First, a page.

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International Law – A Heaven or Hell on Earth?

(Part 3 - Foreign Policy)


by Brian Risman, Publisher and Founder, The Law Journal UK and Consultant in International Law


International Law promised a noble world at the end of the Second World War. Was that dream realised -- or was the dream a chimera? In this third of a series of articles, The Law Journal UK examines the promise -- and reality -- of Foreign Policy.


Foreign Policy is an area which mystifies even the greatest expert.


Governments can change, generations are born, age and die, empires come and go – yet foreign policy remains somewhere between derision, protest and accolades.


The problem worsens in the light of international law, which never in fact seems to be a ‘law’ but seems to resemble a self-serving, cynical game. Or are we describing foreign policy again?


Let us look first at what International Law is supposed to be. The Law has two purposes: first, to provide procedures and order in terms of international political and economic affairs; and second, to reflect the ethical ideas of the age.


What, in turn, is foreign policy? While sometimes couched into humanitarian principles, foreign policy is largely a self-serving tool for nations.


Further, international law has evolved over time; in reality, the interests of foreign policy stay amazingly constant.


At the same time as being self-serving, foreign policy – looking outside the nation – paradoxically is influenced by trends and even stresses inside the country.


A very good example of this phenomenon is Russia. In the Czarist days, Russia’s main foreign policy goal was a year-round warm water port, particularly for its navy. This goal remained in the days of the USSR, and carries on today in modern-day Russia.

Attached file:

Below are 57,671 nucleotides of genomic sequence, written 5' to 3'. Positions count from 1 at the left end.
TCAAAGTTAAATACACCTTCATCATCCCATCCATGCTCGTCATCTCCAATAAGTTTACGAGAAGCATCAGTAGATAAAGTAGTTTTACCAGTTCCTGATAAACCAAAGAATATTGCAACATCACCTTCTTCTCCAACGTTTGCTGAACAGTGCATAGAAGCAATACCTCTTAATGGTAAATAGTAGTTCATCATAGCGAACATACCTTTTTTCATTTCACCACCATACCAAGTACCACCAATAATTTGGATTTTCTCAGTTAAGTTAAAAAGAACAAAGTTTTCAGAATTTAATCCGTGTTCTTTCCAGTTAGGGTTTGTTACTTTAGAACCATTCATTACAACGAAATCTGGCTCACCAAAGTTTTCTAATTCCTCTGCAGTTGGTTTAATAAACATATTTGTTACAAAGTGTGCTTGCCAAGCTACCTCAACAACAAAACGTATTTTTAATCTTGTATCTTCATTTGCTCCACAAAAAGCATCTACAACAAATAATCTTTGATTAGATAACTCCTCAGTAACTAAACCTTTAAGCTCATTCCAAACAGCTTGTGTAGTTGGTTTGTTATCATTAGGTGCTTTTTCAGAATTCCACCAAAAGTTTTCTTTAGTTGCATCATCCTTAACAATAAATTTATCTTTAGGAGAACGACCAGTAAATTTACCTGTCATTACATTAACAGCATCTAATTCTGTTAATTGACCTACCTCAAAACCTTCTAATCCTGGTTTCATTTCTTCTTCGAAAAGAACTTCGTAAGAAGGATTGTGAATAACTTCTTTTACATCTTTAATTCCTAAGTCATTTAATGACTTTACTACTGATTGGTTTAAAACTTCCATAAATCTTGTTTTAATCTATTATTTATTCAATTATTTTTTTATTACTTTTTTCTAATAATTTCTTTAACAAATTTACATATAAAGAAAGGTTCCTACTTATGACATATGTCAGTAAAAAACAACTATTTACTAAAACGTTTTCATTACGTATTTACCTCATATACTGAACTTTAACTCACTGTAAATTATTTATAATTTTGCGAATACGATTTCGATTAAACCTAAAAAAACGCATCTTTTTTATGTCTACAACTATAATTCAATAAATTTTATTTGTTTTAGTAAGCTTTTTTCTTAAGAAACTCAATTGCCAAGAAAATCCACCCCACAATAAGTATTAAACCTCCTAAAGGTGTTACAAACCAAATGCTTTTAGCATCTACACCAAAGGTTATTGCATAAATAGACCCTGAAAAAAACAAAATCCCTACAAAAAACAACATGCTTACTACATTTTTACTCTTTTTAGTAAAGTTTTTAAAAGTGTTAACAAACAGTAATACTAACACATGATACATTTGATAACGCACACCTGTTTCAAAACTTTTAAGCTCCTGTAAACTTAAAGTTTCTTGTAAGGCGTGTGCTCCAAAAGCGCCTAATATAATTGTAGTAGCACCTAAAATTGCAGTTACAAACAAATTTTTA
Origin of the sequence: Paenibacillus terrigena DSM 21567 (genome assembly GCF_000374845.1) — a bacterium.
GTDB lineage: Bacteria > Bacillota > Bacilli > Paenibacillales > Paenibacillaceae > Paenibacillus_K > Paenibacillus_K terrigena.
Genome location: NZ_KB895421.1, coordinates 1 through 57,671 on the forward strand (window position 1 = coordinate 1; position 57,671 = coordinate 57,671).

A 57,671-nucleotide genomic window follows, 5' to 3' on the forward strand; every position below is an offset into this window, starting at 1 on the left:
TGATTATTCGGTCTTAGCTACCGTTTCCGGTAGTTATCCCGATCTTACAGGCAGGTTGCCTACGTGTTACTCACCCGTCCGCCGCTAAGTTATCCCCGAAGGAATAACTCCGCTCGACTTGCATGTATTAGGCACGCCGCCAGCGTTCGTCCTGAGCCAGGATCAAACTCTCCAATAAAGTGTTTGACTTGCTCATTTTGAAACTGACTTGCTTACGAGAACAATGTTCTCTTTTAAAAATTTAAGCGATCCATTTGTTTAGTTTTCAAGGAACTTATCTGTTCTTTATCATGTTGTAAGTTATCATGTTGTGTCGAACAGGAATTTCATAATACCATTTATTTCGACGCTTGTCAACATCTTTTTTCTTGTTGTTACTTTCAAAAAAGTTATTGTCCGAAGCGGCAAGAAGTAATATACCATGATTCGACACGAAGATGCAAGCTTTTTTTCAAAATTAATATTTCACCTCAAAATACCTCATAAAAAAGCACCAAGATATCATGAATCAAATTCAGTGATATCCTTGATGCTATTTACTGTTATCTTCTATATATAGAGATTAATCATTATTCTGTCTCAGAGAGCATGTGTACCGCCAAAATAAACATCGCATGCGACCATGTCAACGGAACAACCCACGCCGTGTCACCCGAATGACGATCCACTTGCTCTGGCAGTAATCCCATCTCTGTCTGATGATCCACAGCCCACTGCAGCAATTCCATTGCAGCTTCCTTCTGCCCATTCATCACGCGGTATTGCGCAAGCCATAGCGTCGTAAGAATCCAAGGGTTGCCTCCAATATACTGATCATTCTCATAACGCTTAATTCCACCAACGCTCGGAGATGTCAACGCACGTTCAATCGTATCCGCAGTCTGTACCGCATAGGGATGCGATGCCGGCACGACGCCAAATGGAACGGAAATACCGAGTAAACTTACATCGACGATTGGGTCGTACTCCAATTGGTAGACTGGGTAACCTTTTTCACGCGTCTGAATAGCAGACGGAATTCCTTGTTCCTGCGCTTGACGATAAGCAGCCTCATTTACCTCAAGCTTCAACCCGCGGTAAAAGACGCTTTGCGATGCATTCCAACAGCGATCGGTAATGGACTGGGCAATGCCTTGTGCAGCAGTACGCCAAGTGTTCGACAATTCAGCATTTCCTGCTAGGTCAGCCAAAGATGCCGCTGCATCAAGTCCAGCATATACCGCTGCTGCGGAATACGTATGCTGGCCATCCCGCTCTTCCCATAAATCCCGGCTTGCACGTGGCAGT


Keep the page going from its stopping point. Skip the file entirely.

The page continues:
Yet there is another trend in Russian foreign policy. This trend – a very historical one – is the tension between those in the country that look to the west, and those looking to the east. Peter the Great turned an Eastern looking country into a Western European-oriented nation – even to the point of ordering his officials and courtiers into Western dress. This stress continues today, with a seemingly authoritarian government in conflict with a western-style press seeking free speech and liberty.


Tied to these stresses and strains is another aspect impacting foreign policy – namely the confidence of the nation.  Russia, to continue with the example, has always lacked confidence in dealing with the West because of its self-perceived ‘Eastern’ backwardness.


Hence many aspects of its foreign policy may seem strange, until placed in the context of the confidence of the nation. An excellent example came in the Cuban Missile crisis of 1962. Soviet Premier Nikita Khrushchev moved missiles into Cuba, very near the US shores. Why would Khrushchev have taken this action, given all that the missiles would have succeeded in doing – and did in fact – was to spark a crisis? Simply put, Khrushchev wanted to show US President John Kennedy that he – and the USSR – should be taken seriously by the Americans.